Self-managed superannuation fund trustees should be reviewing their investment strategy following recent amendments to SMSF requirements in the Superannuation Industry (Supervision) Regulations.

Trustees are now required when reviewing their SMSF investment strategy to “consider” whether or not their fund should carry insurance cover for members. The cover referred to includes life, total and permanent disability insurance and income protection.

Increasingly, financial advisers will need to explain to SMSF clients that failure to do so would be in breach of superannuation legal requirements and could result in the fund being penalised by the Australian Tax Office.

The amendment was driven by concerns that SMSF members don’t have sufficient insurance cover. Having transferred from large funds where automatic cover was generally held, there is concern that the cover is lost in the transfer process.

According to Topdocs, a provider of SMSF, company and trust documentation to accountants, financial planners and dealer groups, it is estimated that fewer than 20 per cent of funds carry insurance cover for their members. This does not include insurance cover held by members individually.

Inside or out?

Topdocs national manager of training and advice, Michael Harkin, told Professional Planner there is no right or wrong answer to the question of cover.

“Rather it’s about what suits individual circumstances. In some situations having insurance within the fund is preferable, while in other situations outside would be a better option.”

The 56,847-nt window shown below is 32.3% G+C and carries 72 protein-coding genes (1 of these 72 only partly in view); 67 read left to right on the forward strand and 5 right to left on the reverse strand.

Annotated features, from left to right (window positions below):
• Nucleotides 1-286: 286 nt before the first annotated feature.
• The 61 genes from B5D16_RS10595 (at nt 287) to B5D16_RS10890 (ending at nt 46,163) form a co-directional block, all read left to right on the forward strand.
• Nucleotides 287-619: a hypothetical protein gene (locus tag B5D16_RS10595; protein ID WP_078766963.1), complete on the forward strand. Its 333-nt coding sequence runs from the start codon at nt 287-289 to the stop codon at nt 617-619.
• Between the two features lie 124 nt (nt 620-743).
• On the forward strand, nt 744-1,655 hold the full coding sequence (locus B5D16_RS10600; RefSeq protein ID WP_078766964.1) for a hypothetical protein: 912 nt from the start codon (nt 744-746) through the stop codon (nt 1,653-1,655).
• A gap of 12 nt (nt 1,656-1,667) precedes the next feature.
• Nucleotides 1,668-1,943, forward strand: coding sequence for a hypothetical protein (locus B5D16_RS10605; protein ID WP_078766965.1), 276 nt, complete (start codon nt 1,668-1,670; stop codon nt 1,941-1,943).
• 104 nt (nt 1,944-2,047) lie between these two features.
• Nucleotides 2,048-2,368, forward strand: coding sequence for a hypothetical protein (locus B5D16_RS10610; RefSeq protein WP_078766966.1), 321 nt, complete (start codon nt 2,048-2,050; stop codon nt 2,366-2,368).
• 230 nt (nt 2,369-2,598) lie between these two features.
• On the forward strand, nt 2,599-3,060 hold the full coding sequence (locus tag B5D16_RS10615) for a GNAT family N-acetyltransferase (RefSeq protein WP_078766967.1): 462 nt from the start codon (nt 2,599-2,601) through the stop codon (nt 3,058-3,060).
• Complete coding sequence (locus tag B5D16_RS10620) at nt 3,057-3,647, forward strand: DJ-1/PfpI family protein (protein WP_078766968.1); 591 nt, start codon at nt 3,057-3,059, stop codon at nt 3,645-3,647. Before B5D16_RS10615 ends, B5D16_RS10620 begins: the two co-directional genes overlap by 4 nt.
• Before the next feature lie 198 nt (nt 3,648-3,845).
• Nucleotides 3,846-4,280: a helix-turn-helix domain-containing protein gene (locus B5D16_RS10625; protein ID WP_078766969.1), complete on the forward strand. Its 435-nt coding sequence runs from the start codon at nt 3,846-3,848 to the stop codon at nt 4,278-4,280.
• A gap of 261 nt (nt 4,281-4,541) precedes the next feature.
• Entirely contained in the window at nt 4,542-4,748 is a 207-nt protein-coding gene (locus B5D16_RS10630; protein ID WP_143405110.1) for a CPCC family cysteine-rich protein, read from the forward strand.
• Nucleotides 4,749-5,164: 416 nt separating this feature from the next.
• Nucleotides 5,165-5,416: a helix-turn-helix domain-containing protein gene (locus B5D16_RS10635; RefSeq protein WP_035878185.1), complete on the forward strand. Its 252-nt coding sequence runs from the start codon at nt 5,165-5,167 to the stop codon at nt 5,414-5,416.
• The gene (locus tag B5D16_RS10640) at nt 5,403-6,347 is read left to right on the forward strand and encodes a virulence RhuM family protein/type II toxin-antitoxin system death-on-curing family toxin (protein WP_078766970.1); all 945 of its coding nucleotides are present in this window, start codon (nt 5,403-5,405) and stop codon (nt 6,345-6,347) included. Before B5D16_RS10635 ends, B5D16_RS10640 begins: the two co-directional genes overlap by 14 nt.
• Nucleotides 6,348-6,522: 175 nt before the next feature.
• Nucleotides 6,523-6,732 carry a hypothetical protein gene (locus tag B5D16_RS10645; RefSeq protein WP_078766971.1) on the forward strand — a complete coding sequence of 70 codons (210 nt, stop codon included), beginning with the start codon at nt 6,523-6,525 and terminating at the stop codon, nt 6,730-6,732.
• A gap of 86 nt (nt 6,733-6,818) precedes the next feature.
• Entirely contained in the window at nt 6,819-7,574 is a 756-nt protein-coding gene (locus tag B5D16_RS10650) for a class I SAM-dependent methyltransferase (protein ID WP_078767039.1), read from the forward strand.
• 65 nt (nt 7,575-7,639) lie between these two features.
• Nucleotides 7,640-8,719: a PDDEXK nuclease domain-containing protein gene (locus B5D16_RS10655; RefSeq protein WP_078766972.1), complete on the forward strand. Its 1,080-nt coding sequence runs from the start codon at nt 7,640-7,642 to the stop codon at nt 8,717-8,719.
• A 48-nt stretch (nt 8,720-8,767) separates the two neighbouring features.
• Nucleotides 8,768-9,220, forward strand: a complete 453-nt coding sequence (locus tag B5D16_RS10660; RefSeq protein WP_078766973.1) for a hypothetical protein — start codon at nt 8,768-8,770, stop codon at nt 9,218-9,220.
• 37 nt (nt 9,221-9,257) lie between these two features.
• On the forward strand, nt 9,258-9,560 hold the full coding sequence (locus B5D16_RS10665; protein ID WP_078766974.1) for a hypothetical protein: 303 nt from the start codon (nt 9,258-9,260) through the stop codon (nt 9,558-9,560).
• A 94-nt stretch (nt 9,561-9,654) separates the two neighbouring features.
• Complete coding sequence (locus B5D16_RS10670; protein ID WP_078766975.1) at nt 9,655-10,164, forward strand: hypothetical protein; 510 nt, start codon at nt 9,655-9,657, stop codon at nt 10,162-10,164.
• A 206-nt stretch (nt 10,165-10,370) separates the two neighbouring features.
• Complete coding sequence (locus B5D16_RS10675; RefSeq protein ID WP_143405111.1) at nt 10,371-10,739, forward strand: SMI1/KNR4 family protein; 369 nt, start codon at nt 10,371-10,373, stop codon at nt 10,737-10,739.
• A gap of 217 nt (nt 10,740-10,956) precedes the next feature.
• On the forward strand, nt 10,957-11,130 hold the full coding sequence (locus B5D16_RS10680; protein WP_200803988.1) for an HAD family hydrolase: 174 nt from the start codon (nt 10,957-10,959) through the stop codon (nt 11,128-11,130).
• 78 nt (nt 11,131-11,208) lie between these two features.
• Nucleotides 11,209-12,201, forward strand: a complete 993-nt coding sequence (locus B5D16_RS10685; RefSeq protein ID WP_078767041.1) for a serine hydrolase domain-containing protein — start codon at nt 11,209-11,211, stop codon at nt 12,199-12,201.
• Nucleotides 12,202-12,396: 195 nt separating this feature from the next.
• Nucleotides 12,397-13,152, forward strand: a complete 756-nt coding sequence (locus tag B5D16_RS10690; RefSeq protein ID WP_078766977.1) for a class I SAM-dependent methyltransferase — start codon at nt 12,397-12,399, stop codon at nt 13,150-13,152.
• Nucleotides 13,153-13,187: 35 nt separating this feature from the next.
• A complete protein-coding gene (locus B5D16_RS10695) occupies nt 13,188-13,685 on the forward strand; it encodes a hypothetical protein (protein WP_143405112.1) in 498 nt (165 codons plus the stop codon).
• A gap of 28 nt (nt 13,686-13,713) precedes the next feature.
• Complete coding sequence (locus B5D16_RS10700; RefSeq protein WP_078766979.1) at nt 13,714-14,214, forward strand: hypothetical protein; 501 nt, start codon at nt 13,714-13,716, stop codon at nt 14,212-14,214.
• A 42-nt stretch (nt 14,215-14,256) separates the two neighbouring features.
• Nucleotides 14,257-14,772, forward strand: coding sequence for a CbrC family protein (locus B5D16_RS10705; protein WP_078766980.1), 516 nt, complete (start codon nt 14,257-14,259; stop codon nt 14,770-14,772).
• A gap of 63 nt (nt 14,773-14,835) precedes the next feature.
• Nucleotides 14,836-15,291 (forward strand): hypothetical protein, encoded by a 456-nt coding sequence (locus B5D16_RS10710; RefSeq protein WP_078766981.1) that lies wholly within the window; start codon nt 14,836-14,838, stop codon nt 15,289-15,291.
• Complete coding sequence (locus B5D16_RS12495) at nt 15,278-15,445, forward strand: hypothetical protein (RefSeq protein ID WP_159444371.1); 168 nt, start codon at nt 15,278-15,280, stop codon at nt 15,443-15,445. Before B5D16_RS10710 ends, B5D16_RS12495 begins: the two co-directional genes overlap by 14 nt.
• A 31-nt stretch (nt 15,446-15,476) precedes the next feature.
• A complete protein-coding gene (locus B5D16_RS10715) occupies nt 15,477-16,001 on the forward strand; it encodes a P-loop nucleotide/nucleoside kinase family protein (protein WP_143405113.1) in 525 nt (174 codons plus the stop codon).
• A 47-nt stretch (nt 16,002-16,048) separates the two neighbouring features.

However, he claims, the benefits of having it inside super far outweigh the negatives.

“One of the biggest advantages is providing members with cash flow. Because insurance premiums can be paid out of SMSF income, members are seldom out of pocket. This is especially advantageous to those who need all their after-tax income to meet their day-to-day living requirements,” he said.

Another key advantage is that insurance payouts and proceeds are, for the most part, tax effective.

“Where life insurance is concerned, if you have a spouse or tax dependents – that is a dependent under the age of 18 – insurance can be paid as a lump sum free of tax. On the flip side, if the insurance payout goes to beneficiaries who are over the age of 18 and not financially dependent on you, they will be slugged with a 32-per-cent tax bill, including a Medicare levy of 2 per cent.”

Having total disablement insurance inside super means that all proceeds are sitting in a tax-sheltered environment and holders will have an income for life should they suffer permanent disability.

“However, a word of warning: members with disability insurance that stipulates ‘own occupation’ may not qualify for a payout,” said Harkin.

“Additionally, from July 1, 2014, new policies of ‘own occupation’ disability insurance will not be permitted for super funds.”

He added that is not advisable carrying trauma insurance in an SMSF. “Trauma insurance should be kept outside super because super funds can’t pay trauma benefits unless members have met a condition of release – that is, they can legally access their accumulated super,” he said.

“In any event, new policies for trauma insurance will also not be permitted for super funds from July 1, 2014.”

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